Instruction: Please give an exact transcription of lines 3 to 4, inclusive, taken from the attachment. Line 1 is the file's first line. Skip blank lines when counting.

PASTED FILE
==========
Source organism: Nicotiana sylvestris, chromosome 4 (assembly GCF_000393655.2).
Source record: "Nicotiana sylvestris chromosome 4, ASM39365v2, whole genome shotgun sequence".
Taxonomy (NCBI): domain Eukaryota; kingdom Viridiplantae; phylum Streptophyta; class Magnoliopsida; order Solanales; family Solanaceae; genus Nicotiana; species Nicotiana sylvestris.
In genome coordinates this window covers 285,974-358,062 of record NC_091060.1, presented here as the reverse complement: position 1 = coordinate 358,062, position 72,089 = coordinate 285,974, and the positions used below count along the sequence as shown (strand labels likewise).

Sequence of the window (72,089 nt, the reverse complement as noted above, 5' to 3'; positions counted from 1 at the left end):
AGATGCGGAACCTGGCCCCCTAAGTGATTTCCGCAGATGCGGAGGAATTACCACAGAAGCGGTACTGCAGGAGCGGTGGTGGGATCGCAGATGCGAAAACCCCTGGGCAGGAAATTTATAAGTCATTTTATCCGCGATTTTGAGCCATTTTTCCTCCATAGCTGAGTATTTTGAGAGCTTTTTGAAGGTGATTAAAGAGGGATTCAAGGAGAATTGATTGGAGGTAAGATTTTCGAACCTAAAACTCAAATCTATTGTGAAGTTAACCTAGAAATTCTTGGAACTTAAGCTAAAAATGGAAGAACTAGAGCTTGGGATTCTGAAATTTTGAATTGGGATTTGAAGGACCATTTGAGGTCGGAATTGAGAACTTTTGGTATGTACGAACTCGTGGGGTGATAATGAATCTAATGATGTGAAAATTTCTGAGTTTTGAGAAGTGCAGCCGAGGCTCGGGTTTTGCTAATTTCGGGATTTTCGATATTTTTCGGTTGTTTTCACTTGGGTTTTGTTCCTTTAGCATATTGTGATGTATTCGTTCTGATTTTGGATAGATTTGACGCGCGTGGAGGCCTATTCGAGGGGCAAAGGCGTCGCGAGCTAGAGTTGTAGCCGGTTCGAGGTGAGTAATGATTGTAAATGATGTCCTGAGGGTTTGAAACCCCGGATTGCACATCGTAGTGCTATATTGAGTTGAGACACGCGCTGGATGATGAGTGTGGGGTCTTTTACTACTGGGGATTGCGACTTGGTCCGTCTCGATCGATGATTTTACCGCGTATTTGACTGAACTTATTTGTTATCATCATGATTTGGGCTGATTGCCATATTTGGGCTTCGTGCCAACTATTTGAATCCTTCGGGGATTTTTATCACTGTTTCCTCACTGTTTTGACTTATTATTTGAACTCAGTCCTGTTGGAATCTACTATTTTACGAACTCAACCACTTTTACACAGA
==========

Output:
Taxonomy (NCBI): domain Eukaryota; kingdom Viridiplantae; phylum Streptophyta; class Magnoliopsida; order Solanales; family Solanaceae; genus Nicotiana; species Nicotiana sylvestris.
In genome coordinates this window covers 285,974-358,062 of record NC_091060.1, presented here as the reverse complement: position 1 = coordinate 358,062, position 72,089 = coordinate 285,974, and the positions used below count along the sequence as shown (strand labels likewise).